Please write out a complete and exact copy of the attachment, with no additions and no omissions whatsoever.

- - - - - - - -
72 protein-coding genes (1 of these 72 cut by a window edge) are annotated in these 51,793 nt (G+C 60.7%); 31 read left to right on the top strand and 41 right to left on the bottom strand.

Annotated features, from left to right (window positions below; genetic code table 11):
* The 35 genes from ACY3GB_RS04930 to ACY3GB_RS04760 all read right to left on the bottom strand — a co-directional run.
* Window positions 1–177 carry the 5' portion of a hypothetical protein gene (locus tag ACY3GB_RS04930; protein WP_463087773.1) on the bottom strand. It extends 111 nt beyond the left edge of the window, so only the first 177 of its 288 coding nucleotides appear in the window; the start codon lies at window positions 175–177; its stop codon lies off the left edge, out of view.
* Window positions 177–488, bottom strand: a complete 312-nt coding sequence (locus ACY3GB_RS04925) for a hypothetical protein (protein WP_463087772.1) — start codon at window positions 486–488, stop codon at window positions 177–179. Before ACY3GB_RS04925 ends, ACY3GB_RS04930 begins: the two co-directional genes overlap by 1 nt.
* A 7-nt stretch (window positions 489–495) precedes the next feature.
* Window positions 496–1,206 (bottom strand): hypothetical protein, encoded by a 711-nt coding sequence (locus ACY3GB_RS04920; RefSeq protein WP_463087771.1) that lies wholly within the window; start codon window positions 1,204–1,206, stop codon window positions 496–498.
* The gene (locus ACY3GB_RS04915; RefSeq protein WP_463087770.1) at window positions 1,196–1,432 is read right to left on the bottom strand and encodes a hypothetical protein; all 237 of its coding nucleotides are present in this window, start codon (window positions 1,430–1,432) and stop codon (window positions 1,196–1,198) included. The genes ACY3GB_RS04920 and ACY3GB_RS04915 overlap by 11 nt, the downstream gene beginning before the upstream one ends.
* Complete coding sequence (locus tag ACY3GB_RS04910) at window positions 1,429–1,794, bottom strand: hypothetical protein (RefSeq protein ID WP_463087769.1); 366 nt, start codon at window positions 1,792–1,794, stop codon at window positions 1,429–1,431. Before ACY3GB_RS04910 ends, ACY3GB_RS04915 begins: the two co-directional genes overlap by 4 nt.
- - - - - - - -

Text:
72 protein-coding genes (1 of these 72 cut by a window edge) are annotated in these 51,793 nt (G+C 60.7%); 31 read left to right on the top strand and 41 right to left on the bottom strand.

Annotated features, from left to right (window positions below; genetic code table 11):
* The 35 genes from ACY3GB_RS04930 to ACY3GB_RS04760 all read right to left on the bottom strand — a co-directional run.
* Window positions 1–177 carry the 5' portion of a hypothetical protein gene (locus tag ACY3GB_RS04930; protein WP_463087773.1) on the bottom strand. It extends 111 nt beyond the left edge of the window, so only the first 177 of its 288 coding nucleotides appear in the window; the start codon lies at window positions 175–177; its stop codon lies off the left edge, out of view.
* Window positions 177–488, bottom strand: a complete 312-nt coding sequence (locus ACY3GB_RS04925) for a hypothetical protein (protein WP_463087772.1) — start codon at window positions 486–488, stop codon at window positions 177–179. Before ACY3GB_RS04925 ends, ACY3GB_RS04930 begins: the two co-directional genes overlap by 1 nt.
* A 7-nt stretch (window positions 489–495) precedes the next feature.
* Window positions 496–1,206 (bottom strand): hypothetical protein, encoded by a 711-nt coding sequence (locus ACY3GB_RS04920; RefSeq protein WP_463087771.1) that lies wholly within the window; start codon window positions 1,204–1,206, stop codon window positions 496–498.
* The gene (locus ACY3GB_RS04915; RefSeq protein WP_463087770.1) at window positions 1,196–1,432 is read right to left on the bottom strand and encodes a hypothetical protein; all 237 of its coding nucleotides are present in this window, start codon (window positions 1,430–1,432) and stop codon (window positions 1,196–1,198) included. The genes ACY3GB_RS04920 and ACY3GB_RS04915 overlap by 11 nt, the downstream gene beginning before the upstream one ends.
* Complete coding sequence (locus tag ACY3GB_RS04910) at window positions 1,429–1,794, bottom strand: hypothetical protein (RefSeq protein ID WP_463087769.1); 366 nt, start codon at window positions 1,792–1,794, stop codon at window positions 1,429–1,431. Before ACY3GB_RS04910 ends, ACY3GB_RS04915 begins: the two co-directional genes overlap by 4 nt.